The Scottish Mortgage Investment Trust (LSE:SMT) is hot property right now. It sits atop the Hargreaves Lansdown list of both the most bought and most viewed shares. The FTSE 100 fund is investment manager Bailie Gifford’s flagship, and for good reason.
In the last five years it has produced a 400%+ return for investors. So a £10,000 investment in SMT in 2016 would be worth around £40,200 today. That’s a healthy bump.
The Scottish Mortgage Investment Trust is perhaps most famous for buying heavily in Tesla stock. And then slashing its stake in Elon Musk’s electric car giant before tech shares nosedived earlier this year. So the fund managers’ timing has been impeccable so far.
I do like the fact that the managers move quickly, and don’t rest on their laurels.
In April 2021, SMT confirmed it had invested £72m in the UK’ largest cryptocurrency company, Blockchain.com.
That investment amounts to less than half a percent of the fund’s £17.5bn holdings. But it is a statement of intent from Scottish Mortgage Investment Trust that it won’t be left behind while tech advances.
SMT invests for the long term, which will appeal to buy and hold value investors. A famous quote from them is that: “We look to add value over five year time frames, preferably much longer. We don’t see that we can add much more than anyone else in the short term.”
Co-manager James Anderson will step away next year, according to press reports. So questions are growing as to whether SMT can continue picking winners with such frequency. The other co-manager, Tom Slater, and deputy manager Lawrence Burns will stay on, however, so it’s not a total changing of the guard.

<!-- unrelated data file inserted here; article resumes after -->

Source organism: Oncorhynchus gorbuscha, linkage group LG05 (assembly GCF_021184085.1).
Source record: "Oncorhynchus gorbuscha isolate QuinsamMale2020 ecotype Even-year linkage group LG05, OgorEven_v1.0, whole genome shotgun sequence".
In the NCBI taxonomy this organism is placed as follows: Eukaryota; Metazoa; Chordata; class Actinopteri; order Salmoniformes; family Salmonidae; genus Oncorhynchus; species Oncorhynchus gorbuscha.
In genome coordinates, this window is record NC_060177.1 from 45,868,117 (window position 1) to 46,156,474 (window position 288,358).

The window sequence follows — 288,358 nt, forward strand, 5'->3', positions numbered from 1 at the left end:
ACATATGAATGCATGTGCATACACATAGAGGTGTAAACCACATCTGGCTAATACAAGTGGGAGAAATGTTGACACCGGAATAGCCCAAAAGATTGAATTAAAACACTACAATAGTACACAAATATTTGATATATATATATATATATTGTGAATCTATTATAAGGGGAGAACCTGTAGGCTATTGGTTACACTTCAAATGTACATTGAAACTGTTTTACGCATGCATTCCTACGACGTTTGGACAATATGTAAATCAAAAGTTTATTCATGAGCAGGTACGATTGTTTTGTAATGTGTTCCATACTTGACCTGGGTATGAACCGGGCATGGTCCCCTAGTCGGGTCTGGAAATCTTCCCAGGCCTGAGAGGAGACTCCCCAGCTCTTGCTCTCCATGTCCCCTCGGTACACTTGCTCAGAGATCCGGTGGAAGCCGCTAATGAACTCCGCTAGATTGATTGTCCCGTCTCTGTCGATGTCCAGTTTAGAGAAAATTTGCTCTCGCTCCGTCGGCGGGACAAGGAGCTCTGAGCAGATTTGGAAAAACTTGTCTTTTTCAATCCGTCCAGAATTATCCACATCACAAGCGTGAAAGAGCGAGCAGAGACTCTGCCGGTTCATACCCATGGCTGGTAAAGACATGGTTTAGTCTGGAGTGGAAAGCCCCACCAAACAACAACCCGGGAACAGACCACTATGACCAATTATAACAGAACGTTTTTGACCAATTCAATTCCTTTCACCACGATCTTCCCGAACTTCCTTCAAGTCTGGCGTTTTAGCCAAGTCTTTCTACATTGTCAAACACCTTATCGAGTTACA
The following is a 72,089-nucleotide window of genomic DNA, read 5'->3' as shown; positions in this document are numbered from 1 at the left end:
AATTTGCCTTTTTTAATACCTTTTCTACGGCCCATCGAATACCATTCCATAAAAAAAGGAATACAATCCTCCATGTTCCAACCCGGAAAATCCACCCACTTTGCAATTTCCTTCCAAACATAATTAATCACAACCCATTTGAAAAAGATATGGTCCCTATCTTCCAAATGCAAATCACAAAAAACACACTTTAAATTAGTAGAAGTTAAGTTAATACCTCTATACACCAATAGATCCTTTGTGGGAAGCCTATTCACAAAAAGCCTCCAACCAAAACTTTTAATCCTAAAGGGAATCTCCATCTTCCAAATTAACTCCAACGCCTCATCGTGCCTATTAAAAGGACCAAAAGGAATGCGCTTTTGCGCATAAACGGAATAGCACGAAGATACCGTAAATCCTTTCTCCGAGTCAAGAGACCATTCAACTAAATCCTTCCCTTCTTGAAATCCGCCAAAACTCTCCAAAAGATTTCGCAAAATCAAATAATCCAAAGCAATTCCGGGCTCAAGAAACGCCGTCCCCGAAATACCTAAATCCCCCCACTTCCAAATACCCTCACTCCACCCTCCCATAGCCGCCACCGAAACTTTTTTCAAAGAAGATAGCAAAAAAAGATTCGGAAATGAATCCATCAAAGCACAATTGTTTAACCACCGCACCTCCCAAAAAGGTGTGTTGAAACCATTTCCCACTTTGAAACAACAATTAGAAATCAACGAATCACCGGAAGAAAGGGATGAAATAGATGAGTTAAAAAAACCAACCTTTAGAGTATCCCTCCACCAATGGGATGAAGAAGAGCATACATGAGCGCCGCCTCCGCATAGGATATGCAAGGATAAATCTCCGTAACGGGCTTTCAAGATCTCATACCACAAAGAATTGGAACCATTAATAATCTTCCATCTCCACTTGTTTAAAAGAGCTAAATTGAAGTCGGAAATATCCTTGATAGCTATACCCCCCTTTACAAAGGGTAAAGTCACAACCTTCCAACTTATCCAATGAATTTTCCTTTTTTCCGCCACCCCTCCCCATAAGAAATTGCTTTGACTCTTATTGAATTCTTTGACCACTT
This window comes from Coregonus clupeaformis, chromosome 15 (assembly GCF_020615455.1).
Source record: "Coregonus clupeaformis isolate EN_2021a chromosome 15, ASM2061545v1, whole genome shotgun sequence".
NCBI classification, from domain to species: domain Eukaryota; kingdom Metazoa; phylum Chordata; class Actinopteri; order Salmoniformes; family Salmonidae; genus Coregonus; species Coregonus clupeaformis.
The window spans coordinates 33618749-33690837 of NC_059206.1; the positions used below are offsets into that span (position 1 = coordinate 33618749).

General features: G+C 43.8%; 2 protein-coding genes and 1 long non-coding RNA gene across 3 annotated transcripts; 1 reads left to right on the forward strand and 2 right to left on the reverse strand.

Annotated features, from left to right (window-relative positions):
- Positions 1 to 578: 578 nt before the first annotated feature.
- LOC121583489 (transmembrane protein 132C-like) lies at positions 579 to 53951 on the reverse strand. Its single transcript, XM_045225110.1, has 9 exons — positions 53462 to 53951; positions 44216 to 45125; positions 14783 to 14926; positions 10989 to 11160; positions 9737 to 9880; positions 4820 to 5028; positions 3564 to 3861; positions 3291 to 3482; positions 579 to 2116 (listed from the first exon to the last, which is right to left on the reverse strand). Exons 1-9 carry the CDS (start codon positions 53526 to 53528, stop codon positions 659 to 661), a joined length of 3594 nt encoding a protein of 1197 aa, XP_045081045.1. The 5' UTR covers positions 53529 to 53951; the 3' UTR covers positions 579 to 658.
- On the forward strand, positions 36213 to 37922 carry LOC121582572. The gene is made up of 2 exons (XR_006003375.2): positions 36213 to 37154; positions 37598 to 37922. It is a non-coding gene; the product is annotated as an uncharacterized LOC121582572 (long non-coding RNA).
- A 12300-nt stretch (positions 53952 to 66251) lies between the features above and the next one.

SMT’s exposure to relatively volatile stocks like NIO may also draw concerns. The Chinese electric carmaker is up more than 500% in the past 12 months. But it also lost half its value between February 2021 and May 2021. And NIO comprises 3.2% of the total fund’s holdings. More cautious investors may want to swerve SMT based on this alone.
And while much focus remains on the fund’s top 10 holdings, there are some questionable choices further down the list. Elon Musk’s SpaceX and You & Mr Jones, two private companies, make up nearly 2% of the fund. Private firms are harder to value than listed businesses, so as an SMT shareholder it can be tricky to work out if I’m getting value for money.
On a personal note I’m really not a fan of the mercurial Dogecoin investor Mr Musk. I hotly dispute his genius and think he’s a loose cannon. So for me, hefty investments in his unprofitable companies just turn me off.
At time of writing, the Scottish Mortgage Investment Trust is available to buy at a 3% discount to NAV. That’s a calculation of the net asset value of all the companies it has stakes in.
The average discount, taken across the last 12 months, is less than 0.8%. Given this tidy markdown, now seems a decent time for me to consider buying SMT shares.
Right now, this ‘screaming BUY’ stock is trading at a steep discount from its IPO price, but it looks like the sky is the limit in the years ahead.
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Tom Rodgers has no position in any of the shares mentioned. The Motley Fool UK owns shares of and has recommended NIO Inc. and Tesla. Views expressed on the companies mentioned in this article are those of the writer and therefore may differ from the official recommendations we make in our subscription services such as Share Advisor, Hidden Winners and Pro. Here at The Motley Fool we believe that considering a diverse range of insights makes us better investors.